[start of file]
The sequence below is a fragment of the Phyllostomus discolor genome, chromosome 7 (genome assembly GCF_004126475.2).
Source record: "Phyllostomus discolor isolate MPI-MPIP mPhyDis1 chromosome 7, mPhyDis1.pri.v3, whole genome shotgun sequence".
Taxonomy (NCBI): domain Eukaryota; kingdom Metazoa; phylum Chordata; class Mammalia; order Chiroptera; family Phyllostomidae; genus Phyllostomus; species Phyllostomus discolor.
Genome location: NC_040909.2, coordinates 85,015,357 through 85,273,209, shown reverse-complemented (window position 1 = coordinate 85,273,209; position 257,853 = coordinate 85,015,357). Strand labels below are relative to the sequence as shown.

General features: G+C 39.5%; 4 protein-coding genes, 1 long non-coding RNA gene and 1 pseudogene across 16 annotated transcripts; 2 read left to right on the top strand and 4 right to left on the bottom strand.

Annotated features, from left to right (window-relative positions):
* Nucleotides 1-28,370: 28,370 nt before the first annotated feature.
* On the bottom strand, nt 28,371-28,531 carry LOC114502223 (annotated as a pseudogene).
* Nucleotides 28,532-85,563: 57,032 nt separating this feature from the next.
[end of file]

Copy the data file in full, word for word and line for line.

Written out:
The sequence below is a fragment of the Phyllostomus discolor genome, chromosome 7 (genome assembly GCF_004126475.2).
Source record: "Phyllostomus discolor isolate MPI-MPIP mPhyDis1 chromosome 7, mPhyDis1.pri.v3, whole genome shotgun sequence".
Taxonomy (NCBI): domain Eukaryota; kingdom Metazoa; phylum Chordata; class Mammalia; order Chiroptera; family Phyllostomidae; genus Phyllostomus; species Phyllostomus discolor.
Genome location: NC_040909.2, coordinates 85,015,357 through 85,273,209, shown reverse-complemented (window position 1 = coordinate 85,273,209; position 257,853 = coordinate 85,015,357). Strand labels below are relative to the sequence as shown.

General features: G+C 39.5%; 4 protein-coding genes, 1 long non-coding RNA gene and 1 pseudogene across 16 annotated transcripts; 2 read left to right on the top strand and 4 right to left on the bottom strand.

Annotated features, from left to right (window-relative positions):
* Nucleotides 1-28,370: 28,370 nt before the first annotated feature.
* On the bottom strand, nt 28,371-28,531 carry LOC114502223 (annotated as a pseudogene).
* Nucleotides 28,532-85,563: 57,032 nt separating this feature from the next.